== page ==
Jim Taylor
Driving in Africa
Monday, February 12, 2018, 10:30

In Kenya the drivers are only marginally less suicidal than lemmings. As we came over a blind rise at the foot of Mount Kenya, a heavily loaded matatu (taxi) came straight for us on the wrong side of the road, for the simple reason that his side of the road was potholed. Being bigger and tougher than us, we were forced onto the verge, nearly rolling as our wheels hooked a vicious ledge. Ten minutes later, the same thing happened again: This time we were ready for the bastard. As he drew level with us, we hurled rotten tomatoes at the driver. This is not recommended standard operating procedure, but is useful as a stress relief measure for Third World driving.

The last thing you want on an overland trip is to be involved in an accident. At the least, it will involve you in weeks of bureaucracy, and the probability of having to fork out money for a bribe or fine. At worst, it could wreck your vehicle, and severely injure or kill you. In extreme instances, you run the risk of being beaten to death by a mob if somebody has been killed in an accident in which you are involved.

We heard another tale of an overlander who flipped his vehicle in the capital of the Central African Republic, Bangui. As he hung upside down, dazed, bruised and bewildered, a crowd gathered around and after checking he was still alive, proceeded to strip the vehicle. As he hung here, imprisoned by his seat belts, dazed and wounded, he saw his wheels, windshield, luggage, tools, exhaust pipe, carburetor, distributor, springs, shocks, headlights, indicator and brake lenses, cylinder head, radiator, battery, wallet and cigarettes disappear while a traffic policeman directed traffic past the accident scene. So don't screw up: It could be disastrous.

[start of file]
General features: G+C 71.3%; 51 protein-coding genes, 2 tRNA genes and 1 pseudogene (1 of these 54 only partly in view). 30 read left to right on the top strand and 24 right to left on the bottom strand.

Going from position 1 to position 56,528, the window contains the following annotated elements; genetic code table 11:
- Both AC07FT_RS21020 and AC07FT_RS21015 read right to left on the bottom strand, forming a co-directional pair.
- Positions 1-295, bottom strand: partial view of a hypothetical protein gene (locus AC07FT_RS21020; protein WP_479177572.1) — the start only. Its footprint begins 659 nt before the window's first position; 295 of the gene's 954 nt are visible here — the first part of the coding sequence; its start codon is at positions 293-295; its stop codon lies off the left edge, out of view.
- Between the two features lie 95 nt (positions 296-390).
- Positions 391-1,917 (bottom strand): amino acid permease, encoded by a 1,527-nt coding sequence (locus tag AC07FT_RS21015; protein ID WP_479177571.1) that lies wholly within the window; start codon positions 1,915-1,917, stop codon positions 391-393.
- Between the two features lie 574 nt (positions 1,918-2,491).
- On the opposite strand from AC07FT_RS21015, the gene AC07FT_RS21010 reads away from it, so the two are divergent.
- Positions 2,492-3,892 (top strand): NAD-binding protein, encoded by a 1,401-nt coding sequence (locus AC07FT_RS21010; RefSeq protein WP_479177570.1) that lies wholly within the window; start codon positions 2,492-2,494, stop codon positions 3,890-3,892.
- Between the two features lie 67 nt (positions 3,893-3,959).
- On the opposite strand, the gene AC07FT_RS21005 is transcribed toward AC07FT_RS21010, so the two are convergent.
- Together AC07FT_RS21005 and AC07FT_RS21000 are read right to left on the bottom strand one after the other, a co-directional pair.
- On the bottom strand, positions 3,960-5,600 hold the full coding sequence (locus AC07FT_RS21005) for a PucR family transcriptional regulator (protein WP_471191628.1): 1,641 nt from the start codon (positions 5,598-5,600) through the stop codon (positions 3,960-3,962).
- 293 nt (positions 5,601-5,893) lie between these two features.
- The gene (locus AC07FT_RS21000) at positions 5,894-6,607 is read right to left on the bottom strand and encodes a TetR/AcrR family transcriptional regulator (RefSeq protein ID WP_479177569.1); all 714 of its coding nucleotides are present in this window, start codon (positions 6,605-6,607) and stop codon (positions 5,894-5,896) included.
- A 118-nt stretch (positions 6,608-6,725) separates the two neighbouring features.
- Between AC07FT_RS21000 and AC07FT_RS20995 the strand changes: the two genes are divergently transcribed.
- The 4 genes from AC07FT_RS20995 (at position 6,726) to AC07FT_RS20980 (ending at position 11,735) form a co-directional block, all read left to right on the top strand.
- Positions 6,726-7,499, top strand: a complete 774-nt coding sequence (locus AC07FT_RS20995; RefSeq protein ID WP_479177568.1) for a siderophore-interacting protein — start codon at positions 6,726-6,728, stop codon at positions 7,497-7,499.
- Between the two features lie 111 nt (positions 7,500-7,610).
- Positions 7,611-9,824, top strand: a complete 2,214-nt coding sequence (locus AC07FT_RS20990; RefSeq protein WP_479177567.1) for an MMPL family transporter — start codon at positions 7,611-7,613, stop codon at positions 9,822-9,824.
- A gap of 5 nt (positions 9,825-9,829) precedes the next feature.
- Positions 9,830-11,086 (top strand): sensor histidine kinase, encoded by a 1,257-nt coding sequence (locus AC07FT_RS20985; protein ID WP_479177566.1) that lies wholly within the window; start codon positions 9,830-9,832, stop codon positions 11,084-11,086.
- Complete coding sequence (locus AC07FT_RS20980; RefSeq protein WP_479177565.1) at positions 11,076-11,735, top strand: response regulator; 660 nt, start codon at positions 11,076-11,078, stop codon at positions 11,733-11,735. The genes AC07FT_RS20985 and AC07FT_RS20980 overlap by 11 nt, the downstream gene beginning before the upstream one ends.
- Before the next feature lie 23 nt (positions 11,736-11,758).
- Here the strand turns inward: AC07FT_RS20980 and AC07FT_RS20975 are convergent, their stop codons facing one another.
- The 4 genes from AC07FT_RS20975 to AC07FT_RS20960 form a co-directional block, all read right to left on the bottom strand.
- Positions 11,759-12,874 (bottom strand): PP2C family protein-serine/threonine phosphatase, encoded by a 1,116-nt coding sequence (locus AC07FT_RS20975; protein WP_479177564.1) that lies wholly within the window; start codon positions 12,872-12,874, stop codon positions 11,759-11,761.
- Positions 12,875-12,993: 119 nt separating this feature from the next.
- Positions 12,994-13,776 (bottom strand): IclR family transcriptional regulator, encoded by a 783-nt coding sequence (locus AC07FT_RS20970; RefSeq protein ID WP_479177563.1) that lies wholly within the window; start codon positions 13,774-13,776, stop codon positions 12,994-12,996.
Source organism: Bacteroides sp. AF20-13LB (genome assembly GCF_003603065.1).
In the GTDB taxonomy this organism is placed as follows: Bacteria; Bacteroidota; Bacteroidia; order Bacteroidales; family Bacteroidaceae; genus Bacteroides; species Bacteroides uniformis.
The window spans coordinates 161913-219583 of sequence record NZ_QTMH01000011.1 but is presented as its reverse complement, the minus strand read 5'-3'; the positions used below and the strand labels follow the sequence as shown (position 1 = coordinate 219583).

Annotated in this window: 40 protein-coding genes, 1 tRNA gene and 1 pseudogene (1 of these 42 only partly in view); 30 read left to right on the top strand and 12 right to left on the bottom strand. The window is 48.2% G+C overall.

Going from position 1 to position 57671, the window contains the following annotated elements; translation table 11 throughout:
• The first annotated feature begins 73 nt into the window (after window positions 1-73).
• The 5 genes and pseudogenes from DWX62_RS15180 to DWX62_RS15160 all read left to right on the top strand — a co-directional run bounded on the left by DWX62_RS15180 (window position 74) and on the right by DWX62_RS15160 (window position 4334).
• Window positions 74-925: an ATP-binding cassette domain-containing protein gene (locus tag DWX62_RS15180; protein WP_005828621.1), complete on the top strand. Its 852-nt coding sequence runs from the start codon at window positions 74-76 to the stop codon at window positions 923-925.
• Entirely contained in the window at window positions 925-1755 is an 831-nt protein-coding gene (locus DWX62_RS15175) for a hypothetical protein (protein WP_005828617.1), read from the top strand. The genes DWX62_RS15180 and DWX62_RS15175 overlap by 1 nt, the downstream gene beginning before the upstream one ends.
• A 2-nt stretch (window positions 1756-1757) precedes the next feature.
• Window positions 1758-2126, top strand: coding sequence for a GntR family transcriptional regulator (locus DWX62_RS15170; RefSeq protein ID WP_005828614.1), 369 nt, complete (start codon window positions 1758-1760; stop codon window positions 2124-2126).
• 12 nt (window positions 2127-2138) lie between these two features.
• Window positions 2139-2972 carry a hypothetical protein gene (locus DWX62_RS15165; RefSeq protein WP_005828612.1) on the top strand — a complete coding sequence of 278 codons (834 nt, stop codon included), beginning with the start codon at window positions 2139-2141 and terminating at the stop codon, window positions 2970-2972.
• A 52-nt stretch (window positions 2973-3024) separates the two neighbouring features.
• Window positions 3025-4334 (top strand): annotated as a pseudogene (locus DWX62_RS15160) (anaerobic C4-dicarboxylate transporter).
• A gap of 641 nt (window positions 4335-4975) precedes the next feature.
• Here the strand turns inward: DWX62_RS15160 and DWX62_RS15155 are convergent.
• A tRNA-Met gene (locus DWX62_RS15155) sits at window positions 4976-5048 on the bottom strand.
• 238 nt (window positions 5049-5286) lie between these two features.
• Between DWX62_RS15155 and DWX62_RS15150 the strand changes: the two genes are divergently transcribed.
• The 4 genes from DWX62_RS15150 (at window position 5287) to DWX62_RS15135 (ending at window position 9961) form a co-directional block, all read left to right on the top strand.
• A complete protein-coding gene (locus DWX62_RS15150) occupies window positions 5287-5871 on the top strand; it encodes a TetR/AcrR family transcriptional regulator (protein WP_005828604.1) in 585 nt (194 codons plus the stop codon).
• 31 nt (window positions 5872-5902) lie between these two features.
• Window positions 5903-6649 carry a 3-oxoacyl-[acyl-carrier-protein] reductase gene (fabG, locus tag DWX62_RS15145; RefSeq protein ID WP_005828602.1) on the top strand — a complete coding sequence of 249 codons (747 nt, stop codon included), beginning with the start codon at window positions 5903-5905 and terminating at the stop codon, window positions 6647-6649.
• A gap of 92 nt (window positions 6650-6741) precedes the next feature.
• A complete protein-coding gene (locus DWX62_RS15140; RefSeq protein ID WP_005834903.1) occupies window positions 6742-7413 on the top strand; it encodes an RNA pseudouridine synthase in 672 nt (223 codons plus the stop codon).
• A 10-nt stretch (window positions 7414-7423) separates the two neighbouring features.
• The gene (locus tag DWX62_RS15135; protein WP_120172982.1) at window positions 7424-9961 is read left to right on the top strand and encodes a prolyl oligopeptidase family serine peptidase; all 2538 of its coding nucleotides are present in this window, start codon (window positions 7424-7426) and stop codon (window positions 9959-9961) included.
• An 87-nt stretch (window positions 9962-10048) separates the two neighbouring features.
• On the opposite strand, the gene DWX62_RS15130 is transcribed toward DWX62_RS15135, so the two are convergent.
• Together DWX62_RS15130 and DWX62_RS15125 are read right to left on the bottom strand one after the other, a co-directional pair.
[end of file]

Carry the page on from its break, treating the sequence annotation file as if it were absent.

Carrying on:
Don't if you can avoid it. African roads are always hazardous, and the dangers are multiplied exponentially at night. Many vehicles drive without headlights, livestock wanders onto the road unsupervised, and there is a greater chance of drunk pedestrians. Dark people usually in dark clothing. This is also the time when carjackers and bandits are most active.

There is an inverse law of danger on African roads -- the better the road, the more dangerous it is, because good road surfaces encourage terrifying speeds. This is particularly true on the newly resurfaced north-south Tanzam highway. Here buses, called "Video Coaches" because they boast TV sets showing non-stop kung fu movies, tear along at speeds in excess of 140km/h, swaying from side to side and cornering on the wrong side of the road. The drivers also watch the movies.

South Africa has probably the worst record in Africa for road fatalities. It ranks third in the world for the number of deaths per vehicle kilometers traveled. Kenya is not far behind.

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